# Starlight: 0.001

            # Moonlight: 0.1

            # Indoor lighting: 100

            # Sunlight: 10.000 (not looking directly at the sun, just how bright it is outside)

            That's a range of 10 million. Pretty cool huh?

            Cheers,
            --Hawk
            There are few problems a well-placed 308 cannot cure. --- Hawk

            Gentlemen! You can't fight in here! This is the War Room! --- President Merkin Muffley in Dr. Strangelove

            Rocket Science is much more fun when you actually have rockets! --- USN Recruiting Commercial

            A little revolution now and then is a good thing --- Thomas Jefferson

            Only the dead have seen an end to war --- Plato

            "In Ireland, in Lebanon, in Palestine & Berkeley, Patty Hurst, heard the burst, of Roland's Thompson gun & bought it!!!" --- The Late Warren Zevon, Roland The Headless Thompson Gunner

            In the 1500's, the Roman Catholic Church sold indulgences to forgive sin. In the 21st century, we call these carbon offsets. ---Hawk

            �Fight like a man, so you will not have to die like a dog� --- Calico Jack Rackham's Mistress

            Comment


            • #7
              Hawk,

              Yes it is pretty cool. I think it has been 4 decades since I have heard the word Angstrom. Excellent coverage of this topic.

              HB
              Today, what goes up does not have to come down!

              Comment


              • #8
                There are many, many reasons why, several covered above, but trust us... go with red.
                You don't want to pay that much money for a scope, use it for a while, and decide the green reticle isn't what you thought it would be. It looks cool I suppose, but red is a much more effective and functional color for low light illumination.
                On the other hand, if you're only going to be using it for moderate "LOW" light situations, such as early morning/late evening varmint hunting or the like, and mainly daylight "range" use other than that, and you just want an illuminated reticle because you and your buddies think it's kind of cool, then it probably won't matter which color you choose. For real life tactical or "critical" work however, red is the only real choice short of a true night vision optic.

                Just my .02
                "We stand at the ready at Hell's front door. We are the sharpest, and most potent arrow in the quiver of last resort and upon us hangs the weight of being the final option. When it cannot otherwise be done, we are called. When lives are at stake and the specter of death roams freely, we are put into the fray. We go once more into the breach where others fear to tread. We do what others won't, or can't, and we are allowed no errors. For us mistakes mean death. We must train as if our lives and the lives of others hang in the balance for indeed they truly do. Spend this day and every other seeking perfection in the warrior arts."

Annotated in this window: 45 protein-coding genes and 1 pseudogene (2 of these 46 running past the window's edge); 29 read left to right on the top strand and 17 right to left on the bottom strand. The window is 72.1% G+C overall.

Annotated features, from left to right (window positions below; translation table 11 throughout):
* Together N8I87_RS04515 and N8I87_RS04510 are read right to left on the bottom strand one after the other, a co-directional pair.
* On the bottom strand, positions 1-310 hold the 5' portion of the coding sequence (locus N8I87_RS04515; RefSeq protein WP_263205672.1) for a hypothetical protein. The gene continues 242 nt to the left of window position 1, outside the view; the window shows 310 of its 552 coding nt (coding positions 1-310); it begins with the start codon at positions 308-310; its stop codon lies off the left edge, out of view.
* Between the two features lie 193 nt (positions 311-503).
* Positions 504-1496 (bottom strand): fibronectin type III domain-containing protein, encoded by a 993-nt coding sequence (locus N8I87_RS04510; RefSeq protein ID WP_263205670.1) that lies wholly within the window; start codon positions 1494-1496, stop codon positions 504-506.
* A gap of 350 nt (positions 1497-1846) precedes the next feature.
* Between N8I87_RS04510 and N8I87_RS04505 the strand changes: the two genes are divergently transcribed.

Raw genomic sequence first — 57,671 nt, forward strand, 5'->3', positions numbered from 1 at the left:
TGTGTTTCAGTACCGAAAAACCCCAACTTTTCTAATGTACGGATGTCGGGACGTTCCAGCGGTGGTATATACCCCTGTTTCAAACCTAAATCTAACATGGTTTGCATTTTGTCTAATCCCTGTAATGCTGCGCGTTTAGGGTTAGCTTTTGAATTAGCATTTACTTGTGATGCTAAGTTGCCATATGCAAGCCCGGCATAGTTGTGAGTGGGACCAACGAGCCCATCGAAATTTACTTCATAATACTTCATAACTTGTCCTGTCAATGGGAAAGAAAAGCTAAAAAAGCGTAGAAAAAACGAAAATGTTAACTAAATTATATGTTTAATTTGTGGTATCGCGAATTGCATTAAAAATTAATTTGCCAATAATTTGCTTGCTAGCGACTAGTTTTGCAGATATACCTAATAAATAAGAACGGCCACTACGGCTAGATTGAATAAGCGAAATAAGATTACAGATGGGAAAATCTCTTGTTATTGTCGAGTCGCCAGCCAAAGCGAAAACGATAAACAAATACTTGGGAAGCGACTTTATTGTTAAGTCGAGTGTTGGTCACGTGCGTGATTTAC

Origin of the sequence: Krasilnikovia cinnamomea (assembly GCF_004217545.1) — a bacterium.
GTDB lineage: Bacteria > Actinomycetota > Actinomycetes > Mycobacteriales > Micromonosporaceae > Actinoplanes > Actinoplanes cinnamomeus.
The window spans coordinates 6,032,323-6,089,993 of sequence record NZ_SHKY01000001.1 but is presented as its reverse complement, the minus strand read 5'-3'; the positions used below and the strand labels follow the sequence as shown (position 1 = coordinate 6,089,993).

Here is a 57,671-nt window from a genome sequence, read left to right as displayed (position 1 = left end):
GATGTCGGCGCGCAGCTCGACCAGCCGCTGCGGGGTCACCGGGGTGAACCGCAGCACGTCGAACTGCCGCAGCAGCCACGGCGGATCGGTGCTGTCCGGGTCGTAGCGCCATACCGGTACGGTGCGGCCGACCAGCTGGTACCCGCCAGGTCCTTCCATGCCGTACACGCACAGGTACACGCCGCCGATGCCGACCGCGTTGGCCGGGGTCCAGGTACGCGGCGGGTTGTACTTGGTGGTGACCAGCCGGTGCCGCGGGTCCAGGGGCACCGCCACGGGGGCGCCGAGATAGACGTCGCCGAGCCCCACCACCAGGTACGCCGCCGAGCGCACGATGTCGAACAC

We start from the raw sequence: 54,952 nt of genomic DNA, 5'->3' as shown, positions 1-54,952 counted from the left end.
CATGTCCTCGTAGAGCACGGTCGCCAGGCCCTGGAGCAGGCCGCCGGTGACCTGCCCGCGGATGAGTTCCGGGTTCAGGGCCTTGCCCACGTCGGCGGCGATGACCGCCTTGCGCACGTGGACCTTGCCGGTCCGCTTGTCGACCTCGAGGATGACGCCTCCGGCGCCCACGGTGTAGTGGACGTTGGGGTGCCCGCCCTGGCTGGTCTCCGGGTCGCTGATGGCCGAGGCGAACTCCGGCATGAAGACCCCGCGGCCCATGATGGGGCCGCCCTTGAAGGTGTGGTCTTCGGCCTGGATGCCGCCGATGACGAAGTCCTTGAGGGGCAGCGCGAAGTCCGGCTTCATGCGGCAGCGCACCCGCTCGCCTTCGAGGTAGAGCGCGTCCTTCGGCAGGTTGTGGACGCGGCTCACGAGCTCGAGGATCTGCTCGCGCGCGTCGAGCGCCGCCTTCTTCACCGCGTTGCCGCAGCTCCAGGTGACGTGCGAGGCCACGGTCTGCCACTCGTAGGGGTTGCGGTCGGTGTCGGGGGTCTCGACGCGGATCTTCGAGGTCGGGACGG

Comment


                • #9
                  As the color of lights relate to night vision, there are varying opinions as to what is best. For a very good coverage of night vision try the URL below. Although not totally related to the illuminated reticle, it does a good job of covering light colors and eye capabilities. For chosing a color of reticle illumination, I would go with the guys that have and use them, they know best so reference the above comments.

                  http://stlplaces.com/night_vision.html

                  HB
                  Today, what goes up does not have to come down!

                  Comment


                  • #10
                    What the author above doesn't take into account consistently is the sensitivity of the eye. The rods are much more sensitive to green light, thus, for the same absolute illumination level, a green light will look brighter than a red light. This in turn will more quickly turn off rhodopsin regeneration in the case of red than green light. He almost has this conclusion in his text, where he states "it's not the color, but the absoulte intensity that matters". Well, to the human eye, green appears brighter than red. It is not a "myth" that red light helps preserve dark adaptation.

                    Regards,
                    --Hawk
                    There are few problems a well-placed 308 cannot cure. --- Hawk

                    Gentlemen! You can't fight in here! This is the War Room! --- President Merkin Muffley in Dr. Strangelove

                    Rocket Science is much more fun when you actually have rockets! --- USN Recruiting Commercial

                    A little revolution now and then is a good thing --- Thomas Jefferson

                    Only the dead have seen an end to war --- Plato

                    "In Ireland, in Lebanon, in Palestine & Berkeley, Patty Hurst, heard the burst, of Roland's Thompson gun & bought it!!!" --- The Late Warren Zevon, Roland The Headless Thompson Gunner

                    In the 1500's, the Roman Catholic Church sold indulgences to forgive sin. In the 21st century, we call these carbon offsets. ---Hawk

                    �Fight like a man, so you will not have to die like a dog� --- Calico Jack Rackham's Mistress

                    Comment


                    • #11
                      Hawk,

                      Your are absolutely right and I agree with you. I just like to play devil's advocate once in a while. You can be sure all of the submariners know what red is and how it works. Thanks again for YOUR coverage since it awakened some long forgotten words and lessons for me.

                      HB
                      Today, what goes up does not have to come down!

                      Comment


                      • #12